General Directions

All green vegetables, roots, and tubers should be crisp and firm when put on to cook. If for any reason a vegetable has lost its firmness and crispness it should be soaked in very cold water until it becomes plump and crisp. With new vegetables this will be only a matter of minutes, while old roots and tubers often require many hours. All vegetables should be thoroughly cleaned just before being put on to cook. Vegetables that form in heads, such as cabbage, cauliflower, and Brussels sprouts, should be soaked, heads turned down, in salted cold water, to which a few spoonfuls of vinegar may be added. If there are any worms or other forms of animal life in these vegetables, they will crawl out. To secure the best results all vegetables except dried peas, beans, etc., must be put in boiling water, and the water must be made to boil again as soon as possible after the vegetables have been added, and must be kept boiling until the cooking is finished.

To secure the most appetizing and palatable dishes, only fresh tender vegetables should be cooked. If, however, green beans, peas, etc., have grown until a little too old, a very small amount of baking - soda added to the water in which they are boiled makes them more tender, it is commonly believed, and helps to retain the color. Too much soda injures the flavor, and an excess must be carefully avoided. A little soda may also be used to advantage if the water is quite hard. Peas may be boiled for fifteen or twenty minutes in the water to which the soda has been added, then cooked the same as peas with pork (page 56).

During the cooking of all vegetables the cover must be drawn to one side of the stew-pan. All vegetables should be thoroughly cooked, but the cooking should stop while the vegetable is still firm. This, of course, does not apply to vegetables that are cooked in soups, purees (thick strained soups), etc. The best seasoning for most vegetables is salt and good butter or drippings. Vegetables that are blanched and then cooked with butter or drippings and other seasonings and very little moisture are more savory and nutritious than when all the cooking is done in a good deal of clear water.

Blanching Vegetables As A Cooking Process

Blanching is a cooking process often used with vegetables, since it removes the strong taste and improves the quality. It is also convenient, since blanching may be done at any time, and the cooking completed in a very short time when the dish is to be served.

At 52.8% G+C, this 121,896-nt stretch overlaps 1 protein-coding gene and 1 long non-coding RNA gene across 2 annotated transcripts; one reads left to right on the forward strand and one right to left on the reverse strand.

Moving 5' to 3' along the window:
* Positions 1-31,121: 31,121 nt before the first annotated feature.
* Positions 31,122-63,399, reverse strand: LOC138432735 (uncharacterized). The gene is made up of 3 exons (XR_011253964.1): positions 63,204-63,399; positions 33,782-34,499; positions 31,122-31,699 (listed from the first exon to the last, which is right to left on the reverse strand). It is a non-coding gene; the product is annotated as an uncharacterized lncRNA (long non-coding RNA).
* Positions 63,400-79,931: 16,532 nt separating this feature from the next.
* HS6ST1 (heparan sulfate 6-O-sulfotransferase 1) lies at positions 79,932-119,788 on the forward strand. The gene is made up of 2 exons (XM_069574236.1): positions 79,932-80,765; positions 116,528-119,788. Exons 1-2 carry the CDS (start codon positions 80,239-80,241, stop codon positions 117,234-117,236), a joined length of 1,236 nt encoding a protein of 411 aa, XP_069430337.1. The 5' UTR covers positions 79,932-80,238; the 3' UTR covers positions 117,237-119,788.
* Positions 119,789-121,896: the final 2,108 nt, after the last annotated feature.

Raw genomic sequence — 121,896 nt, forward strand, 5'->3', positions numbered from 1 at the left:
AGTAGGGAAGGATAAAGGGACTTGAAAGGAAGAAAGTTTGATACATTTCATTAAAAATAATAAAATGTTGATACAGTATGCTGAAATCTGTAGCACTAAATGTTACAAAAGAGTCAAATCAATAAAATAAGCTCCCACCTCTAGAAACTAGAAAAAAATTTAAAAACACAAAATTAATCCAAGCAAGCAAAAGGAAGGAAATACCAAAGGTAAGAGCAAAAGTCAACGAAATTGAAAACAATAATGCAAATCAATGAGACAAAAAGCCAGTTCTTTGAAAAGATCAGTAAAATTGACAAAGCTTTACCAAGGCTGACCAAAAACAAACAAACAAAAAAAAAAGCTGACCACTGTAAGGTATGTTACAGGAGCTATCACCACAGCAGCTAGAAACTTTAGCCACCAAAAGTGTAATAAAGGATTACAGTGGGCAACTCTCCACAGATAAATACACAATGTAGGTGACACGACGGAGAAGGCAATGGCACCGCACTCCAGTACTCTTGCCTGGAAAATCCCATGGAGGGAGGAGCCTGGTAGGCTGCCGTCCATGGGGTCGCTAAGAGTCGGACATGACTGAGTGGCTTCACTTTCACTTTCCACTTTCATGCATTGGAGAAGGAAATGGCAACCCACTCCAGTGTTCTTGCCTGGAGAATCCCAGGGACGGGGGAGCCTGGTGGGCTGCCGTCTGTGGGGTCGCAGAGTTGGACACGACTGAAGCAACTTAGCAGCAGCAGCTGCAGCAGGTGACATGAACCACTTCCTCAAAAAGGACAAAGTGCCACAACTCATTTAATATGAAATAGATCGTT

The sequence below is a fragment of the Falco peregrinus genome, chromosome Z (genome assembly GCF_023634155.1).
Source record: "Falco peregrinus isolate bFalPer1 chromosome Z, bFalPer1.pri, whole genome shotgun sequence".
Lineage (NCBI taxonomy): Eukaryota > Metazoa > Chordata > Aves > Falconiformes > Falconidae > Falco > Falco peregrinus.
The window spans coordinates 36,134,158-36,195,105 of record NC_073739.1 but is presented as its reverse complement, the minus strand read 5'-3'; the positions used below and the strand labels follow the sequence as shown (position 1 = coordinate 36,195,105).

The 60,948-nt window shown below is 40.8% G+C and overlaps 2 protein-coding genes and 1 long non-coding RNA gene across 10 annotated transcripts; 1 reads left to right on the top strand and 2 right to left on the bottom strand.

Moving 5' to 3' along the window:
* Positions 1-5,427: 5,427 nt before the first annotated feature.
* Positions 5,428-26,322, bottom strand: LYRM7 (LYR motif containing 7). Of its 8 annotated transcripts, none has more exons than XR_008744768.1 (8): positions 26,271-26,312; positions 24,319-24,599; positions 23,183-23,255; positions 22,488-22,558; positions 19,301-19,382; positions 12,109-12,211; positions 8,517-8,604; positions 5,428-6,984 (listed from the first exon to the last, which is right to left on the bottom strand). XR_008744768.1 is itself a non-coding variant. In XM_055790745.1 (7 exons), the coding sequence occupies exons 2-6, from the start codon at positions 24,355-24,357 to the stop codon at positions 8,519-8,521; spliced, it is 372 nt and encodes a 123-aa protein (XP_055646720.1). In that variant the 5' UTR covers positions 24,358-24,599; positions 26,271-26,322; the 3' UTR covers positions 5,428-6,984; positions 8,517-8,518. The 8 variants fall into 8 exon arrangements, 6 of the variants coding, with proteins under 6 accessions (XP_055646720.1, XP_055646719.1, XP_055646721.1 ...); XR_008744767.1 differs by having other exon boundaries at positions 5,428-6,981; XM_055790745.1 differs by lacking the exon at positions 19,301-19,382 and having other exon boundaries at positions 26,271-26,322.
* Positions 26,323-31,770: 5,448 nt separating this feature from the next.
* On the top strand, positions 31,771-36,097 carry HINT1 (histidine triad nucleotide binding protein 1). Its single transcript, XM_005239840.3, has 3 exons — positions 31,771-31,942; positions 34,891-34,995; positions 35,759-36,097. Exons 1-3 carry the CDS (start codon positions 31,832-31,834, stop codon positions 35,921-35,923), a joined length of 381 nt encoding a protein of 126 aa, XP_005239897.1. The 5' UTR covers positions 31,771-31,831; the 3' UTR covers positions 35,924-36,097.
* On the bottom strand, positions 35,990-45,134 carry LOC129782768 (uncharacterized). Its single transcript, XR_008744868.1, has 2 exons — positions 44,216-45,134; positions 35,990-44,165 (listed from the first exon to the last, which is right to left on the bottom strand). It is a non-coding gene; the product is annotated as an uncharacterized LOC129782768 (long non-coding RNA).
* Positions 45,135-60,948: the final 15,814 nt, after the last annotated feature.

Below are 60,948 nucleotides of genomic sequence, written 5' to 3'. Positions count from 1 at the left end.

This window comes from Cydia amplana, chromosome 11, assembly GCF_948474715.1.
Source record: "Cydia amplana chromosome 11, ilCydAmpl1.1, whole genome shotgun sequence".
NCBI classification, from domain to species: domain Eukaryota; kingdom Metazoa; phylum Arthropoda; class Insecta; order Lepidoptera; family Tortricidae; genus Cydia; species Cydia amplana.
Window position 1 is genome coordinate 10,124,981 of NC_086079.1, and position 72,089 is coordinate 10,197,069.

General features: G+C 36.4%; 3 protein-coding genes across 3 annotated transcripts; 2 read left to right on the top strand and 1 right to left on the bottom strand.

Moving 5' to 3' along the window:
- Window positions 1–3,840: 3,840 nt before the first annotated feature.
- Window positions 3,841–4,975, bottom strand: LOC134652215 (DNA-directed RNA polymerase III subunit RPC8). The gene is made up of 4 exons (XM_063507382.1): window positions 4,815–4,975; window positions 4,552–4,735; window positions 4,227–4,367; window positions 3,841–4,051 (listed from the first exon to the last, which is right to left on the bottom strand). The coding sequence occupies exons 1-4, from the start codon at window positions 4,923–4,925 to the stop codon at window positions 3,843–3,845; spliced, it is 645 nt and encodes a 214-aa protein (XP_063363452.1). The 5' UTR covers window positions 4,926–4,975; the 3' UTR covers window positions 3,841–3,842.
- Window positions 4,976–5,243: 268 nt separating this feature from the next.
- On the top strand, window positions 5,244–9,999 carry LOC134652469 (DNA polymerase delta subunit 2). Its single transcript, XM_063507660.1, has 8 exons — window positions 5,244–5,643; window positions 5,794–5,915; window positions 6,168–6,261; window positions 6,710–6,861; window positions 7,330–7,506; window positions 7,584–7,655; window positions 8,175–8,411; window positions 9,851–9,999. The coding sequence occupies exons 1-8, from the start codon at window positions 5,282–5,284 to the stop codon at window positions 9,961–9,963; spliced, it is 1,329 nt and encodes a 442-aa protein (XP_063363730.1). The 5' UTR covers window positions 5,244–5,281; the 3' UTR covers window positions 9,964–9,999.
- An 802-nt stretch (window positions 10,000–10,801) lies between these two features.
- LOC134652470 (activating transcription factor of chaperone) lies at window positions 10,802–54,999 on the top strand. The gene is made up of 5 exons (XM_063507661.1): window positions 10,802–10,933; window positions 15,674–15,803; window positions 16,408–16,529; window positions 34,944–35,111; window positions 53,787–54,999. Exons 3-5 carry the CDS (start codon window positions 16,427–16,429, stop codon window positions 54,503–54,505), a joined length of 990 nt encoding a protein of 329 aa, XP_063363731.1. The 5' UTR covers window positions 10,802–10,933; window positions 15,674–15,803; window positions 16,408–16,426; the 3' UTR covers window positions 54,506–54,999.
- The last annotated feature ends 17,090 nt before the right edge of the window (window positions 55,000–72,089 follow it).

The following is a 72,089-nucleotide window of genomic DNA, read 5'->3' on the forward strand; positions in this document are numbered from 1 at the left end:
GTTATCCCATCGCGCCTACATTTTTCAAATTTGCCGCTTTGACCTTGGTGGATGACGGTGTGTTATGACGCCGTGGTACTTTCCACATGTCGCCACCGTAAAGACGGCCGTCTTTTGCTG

Have a large stew-pan half full of rapidly boiling water. Add a tablespoon of salt for every two quarts of water. Have the vegetables cleaned and well drained. Drop them into the boiling water, and bring the water back to the boiling point as quickly as possible. Boil rapidly, with the cover partially or wholly off the stew-pan, five to twenty minutes, depending upon the vegetable, then drain off the water. If the cooking of the vegetable is not to be finished at once, pour cold water over the vegetable to cool it quickly, then drain and set aside until needed. If the cooking is to be continued at once, it will not be necessary to rinse the vegetable with cold water. To complete the cooking the vegetable should be put in a small stew-pan with butter or drippings and the other seasonings and cooked gently until done. A few spoonfuls of liquid will be required for every quart of very juicy vegetables, and half a pint of liquid for drier vegetables. The stew - pan should be covered, only a slight opening being left for ventilation. All vegetables cooked in this manner should be cut rather small either before or after the blanching.

Waste In Preparing Vegetables

In preparing vegetables for the table the careful cook will remove all inedible portions and will see to it that the total amount of refuse is as small as is consistent with good quality. Thin paring of potatoes and other vegetables is an economy which it is worth while to practice, and is an easy way of decreasing useless loss. When potatoes are cooked in their skins there is absolutely no waste. A great deal of the potato is wasted in paring or scraping it; some nourishment is also lost in paring or scraping.

Swiss Chards

This vegetable is a variety of beet in which the leaf stalk and midrib have been developed instead of the root. It is cultivated like spinach, and the green, tender leaves are prepared exactly like this vegetable. The midribs of the full-grown leaves may be cooked like celery.

Beet Greens

Wash thoroughly in many waters. Put into a stew - pan and cover generously with boiling water. Add a teaspoon of salt for every two quarts of greens. Boil rapidly until tender. This will be about thirty minutes. Drain off the water, chop rather coarse, season with butter or drippings and salt.

The vegetable may be boiled with pork as directed for "Cabbage and Pork."

Succotash

To a pint of corn cooked as above add a pint of cooked and seasoned shelled beans.